HOW CHRISTMAS PROPAGATES CAPITALISM

Christmas celebration in contemporary times has shown a capitalist culture with a heavy emphasis on exchanging gifts and material goods. Several Christians believe that this way of living is not living like Jesus. Traditional holidays have become notable for the amount of commercial activity that surrounds them. Christmas, which falls on December 25th, is by far the most commercialised holiday throughout the world. When one learns that rituals, festivals, and celebrations are usually dramatic symbolic enactments of the society that generated them, it becomes clear that such a category of events is unavoidable.

● The commercialization of holidays typically begins with the discovery of traditional practices and activities as potentially profitable and exploitable by various economic groups, and due to this, they are commercialised. Another, slightly distinct technique entails attempting to transfer a custom or behaviour connected with one event to a completely different festival. The third technique focuses on the interpretations of the festive seasons into mass media such as music, film, and literature. People continue to adapt and establish new rituals and traditions and employ mass culture commodities to generate meaning within the settings of their own goals and lives. Personal interaction is required for celebrations, and it is through interpersonal communication that true social relationships are formed and sustained.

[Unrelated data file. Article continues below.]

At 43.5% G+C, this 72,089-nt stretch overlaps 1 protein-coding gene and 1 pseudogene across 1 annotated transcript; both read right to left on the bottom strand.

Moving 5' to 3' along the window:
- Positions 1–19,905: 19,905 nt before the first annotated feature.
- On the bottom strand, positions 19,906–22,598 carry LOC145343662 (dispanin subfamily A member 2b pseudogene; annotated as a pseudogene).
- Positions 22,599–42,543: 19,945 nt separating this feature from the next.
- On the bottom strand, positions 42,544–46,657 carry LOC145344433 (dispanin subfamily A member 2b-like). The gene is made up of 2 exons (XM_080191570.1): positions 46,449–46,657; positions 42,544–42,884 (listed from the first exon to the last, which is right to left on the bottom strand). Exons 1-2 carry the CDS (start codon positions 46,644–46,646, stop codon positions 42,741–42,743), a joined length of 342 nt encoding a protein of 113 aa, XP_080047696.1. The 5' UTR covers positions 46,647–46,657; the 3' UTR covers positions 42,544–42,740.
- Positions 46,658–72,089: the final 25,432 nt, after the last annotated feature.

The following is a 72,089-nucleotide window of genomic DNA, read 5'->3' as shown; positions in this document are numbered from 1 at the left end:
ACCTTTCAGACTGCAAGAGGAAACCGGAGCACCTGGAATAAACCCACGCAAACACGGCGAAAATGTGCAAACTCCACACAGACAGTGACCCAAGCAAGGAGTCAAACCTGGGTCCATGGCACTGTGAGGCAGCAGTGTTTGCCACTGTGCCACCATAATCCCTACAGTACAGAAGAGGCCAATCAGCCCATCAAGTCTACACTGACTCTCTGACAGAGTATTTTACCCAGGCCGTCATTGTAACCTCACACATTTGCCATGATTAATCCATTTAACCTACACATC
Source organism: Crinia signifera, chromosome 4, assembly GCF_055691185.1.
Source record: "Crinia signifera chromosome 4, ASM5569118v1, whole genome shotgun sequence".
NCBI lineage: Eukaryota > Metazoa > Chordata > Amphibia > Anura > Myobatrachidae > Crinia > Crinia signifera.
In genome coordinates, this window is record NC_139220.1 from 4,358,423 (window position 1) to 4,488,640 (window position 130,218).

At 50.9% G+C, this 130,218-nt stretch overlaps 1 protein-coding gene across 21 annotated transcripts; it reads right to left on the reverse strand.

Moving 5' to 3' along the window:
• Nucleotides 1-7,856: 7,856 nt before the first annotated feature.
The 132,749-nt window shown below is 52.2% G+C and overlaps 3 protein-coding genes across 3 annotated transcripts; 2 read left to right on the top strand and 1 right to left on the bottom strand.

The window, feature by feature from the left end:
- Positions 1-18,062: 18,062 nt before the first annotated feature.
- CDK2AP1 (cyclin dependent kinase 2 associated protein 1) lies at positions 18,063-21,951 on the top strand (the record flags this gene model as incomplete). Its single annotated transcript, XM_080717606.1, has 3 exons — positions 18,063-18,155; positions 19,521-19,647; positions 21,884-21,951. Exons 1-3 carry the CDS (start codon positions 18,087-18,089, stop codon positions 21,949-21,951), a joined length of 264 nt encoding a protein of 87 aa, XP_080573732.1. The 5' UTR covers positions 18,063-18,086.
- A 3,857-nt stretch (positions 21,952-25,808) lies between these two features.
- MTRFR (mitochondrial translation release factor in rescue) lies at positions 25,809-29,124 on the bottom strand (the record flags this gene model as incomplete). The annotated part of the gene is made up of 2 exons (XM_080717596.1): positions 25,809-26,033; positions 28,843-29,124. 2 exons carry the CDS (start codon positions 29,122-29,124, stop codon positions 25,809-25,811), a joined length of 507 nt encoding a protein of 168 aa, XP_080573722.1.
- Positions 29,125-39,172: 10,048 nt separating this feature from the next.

● The flamboyant lights and adorned homes, the flashing trees and sparkling ornaments, the happy music and heaps of gifts, the delicious meals and beverages are among the many joys of the Christmas season, along with festive gatherings and beloved reunions. Many critics argue that commercialism and mirth have spoiled the “true meaning” of Christmas, which they argue should include a solemn, ascetic tribute to the birth of Jesus Christ, as well as renewed vows to follow his edicts about serving and sacrificing for others, particularly the poor.

● Some economists are of the opinion that Christmas and the practice of gift-giving on this holiday is the reason behind massive economic waste, around billions of dollars annually. This is because people try to buy gifts for their near and dear and may not know with certainty about what they would actually like. As a result, they end up buying something which the other person may never use, and for which they would place much lesser value than the price of the product itself. The same money, if not used for gift-giving, could have been put to better use. This, according to economists, happens several times with many people around the world.

EVOLUTION OF CHRISTMAS CAPITALISM